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Season's Greetings.

With my favorite Christmas cartoon, 2008.



The family tree, 2016.

December 2017

Season's Greetings!

Welcome to an abbreviated Christmas edition of Little Egypt Magic. This issue celebrates Ryan Matney's awesome first hardback, reveals what is for me some bittersweet news, and cites video highlights of Bill Goodwin's three-month Larry Jennings tribute.

Thanks again to everyone who said hello this year, either in person or online. I especially enjoyed getting together with you at Magi-fest in Columbus, for the combined IBM/SAM convention in Louisville, and at the Genii convention in Orlando.

As always, family makes life worth the trouble, and I'll close again with photos of my grandkids. Maleficent and I wish you a very Merry Christmas, or whatever holiday suits your fancy, and a Happy New Year to all. At least, way happier than last year.

(A few shopping days left? Lucas Mackenzie and the London Midnight Ghost Show and McGrave's Hotel would look great under your tree.)

CHRISTMAS CARDS -- At the Genii convention, Ryan Matney was kind enough to introduce himself. We discussed our respective books, and I certainly looked forward to his Spoiler Alert, a whopping new compendium of material from publisher Ricard Kaufman. I've been slow to the mark. Ryan preceded this title with nine others that eluded me, hence I am blessed (or should I say spoiled?) that he filled his latest with the best of his previous magic along with many new items.

Magic you can do.

Given magic's recent publishing schedule, I knew I was banking my Christmas 2017 hopes on this single volume, and I hoped it would be worth that focus. It was. Spoiler Alert is chock full of surprising, entertaining, relatively easy-to-do sleight-of-hand magic along with a few self-workers, a Santa's bag full of seasonal delights.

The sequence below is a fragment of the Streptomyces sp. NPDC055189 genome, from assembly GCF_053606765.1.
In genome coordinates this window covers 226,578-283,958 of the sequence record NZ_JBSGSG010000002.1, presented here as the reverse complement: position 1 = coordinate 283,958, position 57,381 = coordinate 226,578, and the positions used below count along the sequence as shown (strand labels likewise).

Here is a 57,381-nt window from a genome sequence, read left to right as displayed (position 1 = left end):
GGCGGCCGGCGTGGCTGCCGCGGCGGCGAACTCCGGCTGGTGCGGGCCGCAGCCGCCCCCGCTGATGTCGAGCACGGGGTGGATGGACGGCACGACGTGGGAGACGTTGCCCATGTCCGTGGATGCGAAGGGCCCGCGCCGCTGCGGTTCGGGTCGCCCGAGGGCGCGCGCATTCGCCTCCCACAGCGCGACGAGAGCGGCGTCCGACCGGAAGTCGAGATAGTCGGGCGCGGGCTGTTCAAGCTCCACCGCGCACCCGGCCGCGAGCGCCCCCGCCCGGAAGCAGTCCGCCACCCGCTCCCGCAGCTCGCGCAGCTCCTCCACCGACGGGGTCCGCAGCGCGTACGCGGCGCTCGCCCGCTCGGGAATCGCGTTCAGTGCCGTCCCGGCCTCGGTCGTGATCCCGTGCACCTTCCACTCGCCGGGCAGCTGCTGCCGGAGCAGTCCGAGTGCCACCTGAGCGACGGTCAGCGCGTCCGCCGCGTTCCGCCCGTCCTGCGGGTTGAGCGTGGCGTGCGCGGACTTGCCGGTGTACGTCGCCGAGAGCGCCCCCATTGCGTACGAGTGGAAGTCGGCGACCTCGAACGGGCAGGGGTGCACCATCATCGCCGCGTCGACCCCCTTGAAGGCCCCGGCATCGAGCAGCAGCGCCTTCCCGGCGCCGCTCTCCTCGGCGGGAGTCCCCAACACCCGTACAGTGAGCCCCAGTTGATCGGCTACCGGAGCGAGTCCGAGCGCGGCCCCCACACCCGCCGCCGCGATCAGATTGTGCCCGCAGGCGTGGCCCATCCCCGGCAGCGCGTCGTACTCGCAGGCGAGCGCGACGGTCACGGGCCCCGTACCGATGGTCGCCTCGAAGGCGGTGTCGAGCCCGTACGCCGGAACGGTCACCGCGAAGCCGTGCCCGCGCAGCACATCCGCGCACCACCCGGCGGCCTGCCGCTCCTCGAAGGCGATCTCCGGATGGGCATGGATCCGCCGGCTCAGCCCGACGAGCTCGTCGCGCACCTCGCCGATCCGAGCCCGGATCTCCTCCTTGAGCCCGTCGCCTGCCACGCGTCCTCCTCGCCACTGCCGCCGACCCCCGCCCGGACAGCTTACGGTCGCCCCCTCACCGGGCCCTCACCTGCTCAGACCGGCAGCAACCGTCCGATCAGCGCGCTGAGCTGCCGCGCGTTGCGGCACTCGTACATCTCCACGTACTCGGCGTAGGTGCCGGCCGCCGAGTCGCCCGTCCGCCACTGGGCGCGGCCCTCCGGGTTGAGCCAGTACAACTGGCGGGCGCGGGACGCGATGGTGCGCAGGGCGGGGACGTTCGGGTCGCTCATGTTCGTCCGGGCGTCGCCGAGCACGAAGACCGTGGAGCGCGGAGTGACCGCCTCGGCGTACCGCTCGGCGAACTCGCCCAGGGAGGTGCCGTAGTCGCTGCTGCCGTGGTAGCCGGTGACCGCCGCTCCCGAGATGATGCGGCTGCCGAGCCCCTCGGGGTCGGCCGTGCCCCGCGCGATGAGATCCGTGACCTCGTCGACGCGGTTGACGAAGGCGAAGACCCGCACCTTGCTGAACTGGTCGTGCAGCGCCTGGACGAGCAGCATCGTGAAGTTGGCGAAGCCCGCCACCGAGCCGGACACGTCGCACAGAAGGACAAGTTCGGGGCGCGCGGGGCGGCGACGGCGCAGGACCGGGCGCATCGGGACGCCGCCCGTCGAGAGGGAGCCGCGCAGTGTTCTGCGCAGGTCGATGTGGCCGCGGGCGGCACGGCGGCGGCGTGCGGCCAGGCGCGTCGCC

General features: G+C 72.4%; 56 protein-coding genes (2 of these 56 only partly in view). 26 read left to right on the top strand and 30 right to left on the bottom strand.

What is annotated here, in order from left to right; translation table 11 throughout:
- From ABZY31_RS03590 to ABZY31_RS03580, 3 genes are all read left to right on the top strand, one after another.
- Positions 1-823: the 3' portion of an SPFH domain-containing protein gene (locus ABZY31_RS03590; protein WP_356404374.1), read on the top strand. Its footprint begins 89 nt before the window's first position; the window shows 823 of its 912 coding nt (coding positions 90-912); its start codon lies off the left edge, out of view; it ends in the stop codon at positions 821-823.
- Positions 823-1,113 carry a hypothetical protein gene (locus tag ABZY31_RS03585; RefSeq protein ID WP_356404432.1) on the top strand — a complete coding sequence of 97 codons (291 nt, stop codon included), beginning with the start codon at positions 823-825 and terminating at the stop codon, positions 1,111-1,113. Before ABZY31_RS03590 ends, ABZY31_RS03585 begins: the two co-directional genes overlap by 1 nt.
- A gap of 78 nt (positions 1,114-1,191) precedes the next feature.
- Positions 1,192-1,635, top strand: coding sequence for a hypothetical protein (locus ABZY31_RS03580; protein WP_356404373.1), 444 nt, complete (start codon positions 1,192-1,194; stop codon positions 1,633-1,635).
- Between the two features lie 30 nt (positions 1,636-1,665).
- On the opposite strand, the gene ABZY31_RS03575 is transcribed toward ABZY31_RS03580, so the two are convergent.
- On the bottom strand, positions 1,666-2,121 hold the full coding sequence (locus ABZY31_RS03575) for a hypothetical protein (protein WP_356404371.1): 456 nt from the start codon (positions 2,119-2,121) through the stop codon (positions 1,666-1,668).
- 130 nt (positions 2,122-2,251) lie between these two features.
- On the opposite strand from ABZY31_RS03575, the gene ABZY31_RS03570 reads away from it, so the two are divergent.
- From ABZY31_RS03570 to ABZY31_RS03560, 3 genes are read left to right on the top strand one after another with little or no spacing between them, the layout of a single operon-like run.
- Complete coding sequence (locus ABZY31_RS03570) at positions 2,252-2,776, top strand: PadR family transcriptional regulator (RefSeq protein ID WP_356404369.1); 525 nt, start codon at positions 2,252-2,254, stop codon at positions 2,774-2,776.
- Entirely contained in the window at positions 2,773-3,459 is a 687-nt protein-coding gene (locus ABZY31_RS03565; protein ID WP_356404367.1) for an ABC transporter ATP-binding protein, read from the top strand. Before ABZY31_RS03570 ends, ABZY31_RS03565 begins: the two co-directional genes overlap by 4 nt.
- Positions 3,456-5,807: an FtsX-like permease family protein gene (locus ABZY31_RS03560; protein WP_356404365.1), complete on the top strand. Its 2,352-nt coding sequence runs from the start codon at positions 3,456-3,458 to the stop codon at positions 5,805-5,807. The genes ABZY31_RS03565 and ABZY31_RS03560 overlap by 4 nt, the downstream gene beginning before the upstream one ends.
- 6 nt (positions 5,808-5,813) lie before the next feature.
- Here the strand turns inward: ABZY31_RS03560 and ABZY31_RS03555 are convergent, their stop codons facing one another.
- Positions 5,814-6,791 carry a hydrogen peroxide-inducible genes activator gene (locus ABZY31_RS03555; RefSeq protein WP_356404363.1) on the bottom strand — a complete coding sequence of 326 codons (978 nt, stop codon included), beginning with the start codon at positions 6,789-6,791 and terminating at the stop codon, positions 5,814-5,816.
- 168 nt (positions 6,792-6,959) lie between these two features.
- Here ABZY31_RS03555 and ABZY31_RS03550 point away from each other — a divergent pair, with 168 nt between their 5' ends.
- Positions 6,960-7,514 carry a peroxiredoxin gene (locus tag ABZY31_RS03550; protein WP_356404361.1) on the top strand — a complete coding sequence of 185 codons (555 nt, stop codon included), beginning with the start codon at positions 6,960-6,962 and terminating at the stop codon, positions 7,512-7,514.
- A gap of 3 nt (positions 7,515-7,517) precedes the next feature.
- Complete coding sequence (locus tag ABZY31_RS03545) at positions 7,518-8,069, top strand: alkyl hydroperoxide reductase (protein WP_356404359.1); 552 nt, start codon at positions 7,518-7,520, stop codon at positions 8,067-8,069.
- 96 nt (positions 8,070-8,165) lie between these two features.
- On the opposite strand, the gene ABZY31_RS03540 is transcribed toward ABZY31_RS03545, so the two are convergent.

I frequently mention five or so items that stand out. Impossible this time! Here are five rounded up to a dozen:

The Whitechapel Solution - The George Sands Prime Number Principle (new to me) decides which of four jacks is Jack the Ripper. Lovely patter and effect.

The Columbo Effect - Four queens are lost in the deck. A card is chosen, such as a seven, giving you seven seconds to find the queens. You do. Nice productions!

Hoff-Crosser - Four aces are isolated in half the deck. Spek selects a card from the other half. The halves are spread to reveal an ace (same suit as selection) has migrated to the other half, conveniently next to the selection.

Inner Workings - A card is selected and remembered, two more are chosen and left face down. First selection is lost in the deck. Second two cards are seen and totaled, and magi cuts off exactly that many cards. Last card counted is the selection. Some Paul Cummins, of course, but also nifty use of a Bilis stack (new to me).

Color Strip - Ooh, one of my favorites. Spek and magi shuffle the deck via a new false shuffle called the Share Shuffle. Two speks select cards that are fairly returned. Next, as with a Stripper deck, magi rips the shuffled deck into two halves, red and black. Speks' cards are the only odd-colored cards in each half. Nice setup.

Nepomuk - A lot of magic in this one, maybe too much, but you can edit. Combines Hofzinser Aces with Twisting the Aces (a Fulves version). Of four kings, each that turns over is not the selected suit, until one remains. It finds the selection in the deck. And then it has all been predicted.

The Magic Bullet Theory - Cool! Magi removes a special card (ace of spades, goddess of magic). Spek indicates where to remove three mystery cards from the deck. Now three speks select a card. Under influence of the goddess, all mystery cards turn into the selections, a la Universal Card. Very clean, but in any Everywhere/Nowhere routine, I like to use the Vallarino count as a convincer. It would fit here nicely.

The Walton Deficiency Experiment - From a truly shuffled deck, four consecutive cards are removed. Magi sets one aside, the other three are totaled. Counting down to the total locates the mate to the card set aside. Love this patter line: "The magician says he will attempt to engineer a remarkable coincidence."